Porch: A covered front porch with large, tapered columns is a stand-out element of a craftsman exterior, creating a grand entrance. These columns are either solid or contain carved details. The bottom of the columns traditionally feature stone accents used on the rest of the exterior. The porch is also constructed from multiple roof forms and is highlighted with its own gable.
Doors: shaker style doors are at the forefront, and like the modern farmhouse, Simulated Divided Lites are seen on almost every craftsman's door. Natural wood tones are at the top for colors used, but as the Craftsman style gains further popularity, colored doors are making their way into entrances.
Created in the mid 20th century, Mid-Century Modern homes are truly works of art. They incorporate various geometric shapes, bold pops of color, and large, angular windows to create an easily recognizable exterior. And, this home style was the first to begin using the now-popular bi-level home design.
Exterior Colors: Original mid-century modern homes used various colors ranging from soft pastels to earthy greens to cool-toned blues or even dark grays and black. The quirky appeal of Mid-Century Modern allows for virtually any color palette to be used, as long as they complement each other to create a cohesive exterior.
Roofing: When you drive by a mid-century modern house, it's hard not to be amazed at the roof lines. Some are almost entirely flat, some have one central peak with symmetrical pitches, and some even feature intriguing multi-leveled asymmetrical rooflines.
Windows: The expansive windows add more architectural appeal with the mesmerizing rooflines. These windows feature one large, single-paned window or a series of tall windows side-by-side. You will often see the top of the window align with the angle of the roofline to create symmetry.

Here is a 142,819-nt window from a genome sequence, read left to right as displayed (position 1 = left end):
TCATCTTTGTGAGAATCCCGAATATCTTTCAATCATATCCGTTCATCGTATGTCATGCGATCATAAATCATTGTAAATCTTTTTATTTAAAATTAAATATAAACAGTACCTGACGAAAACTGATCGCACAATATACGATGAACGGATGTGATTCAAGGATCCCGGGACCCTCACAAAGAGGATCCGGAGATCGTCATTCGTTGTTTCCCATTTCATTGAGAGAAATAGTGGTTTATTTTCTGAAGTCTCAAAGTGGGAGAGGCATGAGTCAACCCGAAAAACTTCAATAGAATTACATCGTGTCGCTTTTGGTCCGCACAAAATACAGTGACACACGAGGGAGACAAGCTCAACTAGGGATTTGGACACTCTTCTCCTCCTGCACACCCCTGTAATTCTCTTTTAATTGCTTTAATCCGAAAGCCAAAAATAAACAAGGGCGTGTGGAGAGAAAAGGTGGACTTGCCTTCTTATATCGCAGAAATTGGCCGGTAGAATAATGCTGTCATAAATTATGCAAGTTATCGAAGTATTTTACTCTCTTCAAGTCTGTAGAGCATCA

Doors: Mid-century modern front doors are iconic; they feature geometric-shaped windows, staggered glass, and bright colors. These doors are often paired with sidelites to give the entryway additional natural light and add further visual interest to the overall exterior.
You're probably picturing a small structure made of logs tucked away in the deep forest, but cabin-style homes are making their way into popularity with modern twists becoming a home style staple over the last few years.
Exterior Colors: Homeowners use natural wood siding or siding that looks like real wood, paying homage to traditional log cabins. This siding is finished or stained to give the natural wood look without actual logs. Our DuoBlend Premium paints are the perfect solution for cabins, giving the two-toned look of stained wood with the benefits of composite siding.